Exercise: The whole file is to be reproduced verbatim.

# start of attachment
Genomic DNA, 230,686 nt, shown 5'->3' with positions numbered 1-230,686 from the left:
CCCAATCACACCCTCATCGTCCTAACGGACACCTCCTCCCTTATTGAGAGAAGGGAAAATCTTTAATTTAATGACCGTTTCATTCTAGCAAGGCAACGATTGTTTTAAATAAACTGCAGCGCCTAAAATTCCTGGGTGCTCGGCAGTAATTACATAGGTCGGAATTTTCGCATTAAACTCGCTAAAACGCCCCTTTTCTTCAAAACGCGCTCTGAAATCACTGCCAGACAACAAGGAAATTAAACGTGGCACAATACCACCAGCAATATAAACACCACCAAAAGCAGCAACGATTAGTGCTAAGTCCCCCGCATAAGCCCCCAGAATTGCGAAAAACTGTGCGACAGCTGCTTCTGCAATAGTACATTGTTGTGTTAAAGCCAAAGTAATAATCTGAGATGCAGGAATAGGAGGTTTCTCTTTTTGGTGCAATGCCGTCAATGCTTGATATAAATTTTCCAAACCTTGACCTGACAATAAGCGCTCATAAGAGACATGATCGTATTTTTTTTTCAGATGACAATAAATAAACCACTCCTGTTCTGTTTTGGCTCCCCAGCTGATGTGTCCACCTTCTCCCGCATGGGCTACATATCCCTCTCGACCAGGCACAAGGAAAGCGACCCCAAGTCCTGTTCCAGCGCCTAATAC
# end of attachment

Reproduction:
Genomic DNA, 230,686 nt, shown 5'->3' with positions numbered 1-230,686 from the left:
CCCAATCACACCCTCATCGTCCTAACGGACACCTCCTCCCTTATTGAGAGAAGGGAAAATCTTTAATTTAATGACCGTTTCATTCTAGCAAGGCAACGATTGTTTTAAATAAACTGCAGCGCCTAAAATTCCTGGGTGCTCGGCAGTAATTACATAGGTCGGAATTTTCGCATTAAACTCGCTAAAACGCCCCTTTTCTTCAAAACGCGCTCTGAAATCACTGCCAGACAACAAGGAAATTAAACGTGGCACAATACCACCAGCAATATAAACACCACCAAAAGCAGCAACGATTAGTGCTAAGTCCCCCGCATAAGCCCCCAGAATTGCGAAAAACTGTGCGACAGCTGCTTCTGCAATAGTACATTGTTGTGTTAAAGCCAAAGTAATAATCTGAGATGCAGGAATAGGAGGTTTCTCTTTTTGGTGCAATGCCGTCAATGCTTGATATAAATTTTCCAAACCTTGACCTGACAATAAGCGCTCATAAGAGACATGATCGTATTTTTTTTTCAGATGACAATAAATAAACCACTCCTGTTCTGTTTTGGCTCCCCAGCTGATGTGTCCACCTTCTCCCGCATGGGCTACATATCCCTCTCGACCAGGCACAAGGAAAGCGACCCCAAGTCCTGTTCCAGCGCCTAATAC